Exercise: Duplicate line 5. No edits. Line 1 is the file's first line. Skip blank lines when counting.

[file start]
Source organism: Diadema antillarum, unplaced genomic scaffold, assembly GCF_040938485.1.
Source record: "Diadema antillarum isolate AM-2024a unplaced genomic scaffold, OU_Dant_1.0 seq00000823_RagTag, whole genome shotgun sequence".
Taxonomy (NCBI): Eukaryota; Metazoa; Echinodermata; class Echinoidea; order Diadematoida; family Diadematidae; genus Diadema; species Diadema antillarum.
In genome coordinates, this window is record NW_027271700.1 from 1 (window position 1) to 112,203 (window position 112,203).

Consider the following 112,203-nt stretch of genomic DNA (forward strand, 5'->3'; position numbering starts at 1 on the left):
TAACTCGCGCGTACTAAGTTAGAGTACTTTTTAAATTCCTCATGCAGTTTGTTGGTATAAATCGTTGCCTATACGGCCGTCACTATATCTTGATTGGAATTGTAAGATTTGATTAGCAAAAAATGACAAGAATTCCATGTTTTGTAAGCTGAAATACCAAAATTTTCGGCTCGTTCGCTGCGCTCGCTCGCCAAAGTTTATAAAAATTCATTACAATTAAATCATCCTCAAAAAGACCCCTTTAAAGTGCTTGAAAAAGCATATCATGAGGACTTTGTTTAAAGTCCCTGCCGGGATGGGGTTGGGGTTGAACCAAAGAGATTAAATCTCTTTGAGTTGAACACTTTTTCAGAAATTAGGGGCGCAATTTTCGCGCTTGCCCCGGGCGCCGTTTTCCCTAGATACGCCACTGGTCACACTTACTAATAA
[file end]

Consider the following 112,203-nt stretch of genomic DNA (forward strand, 5'->3'; position numbering starts at 1 on the left):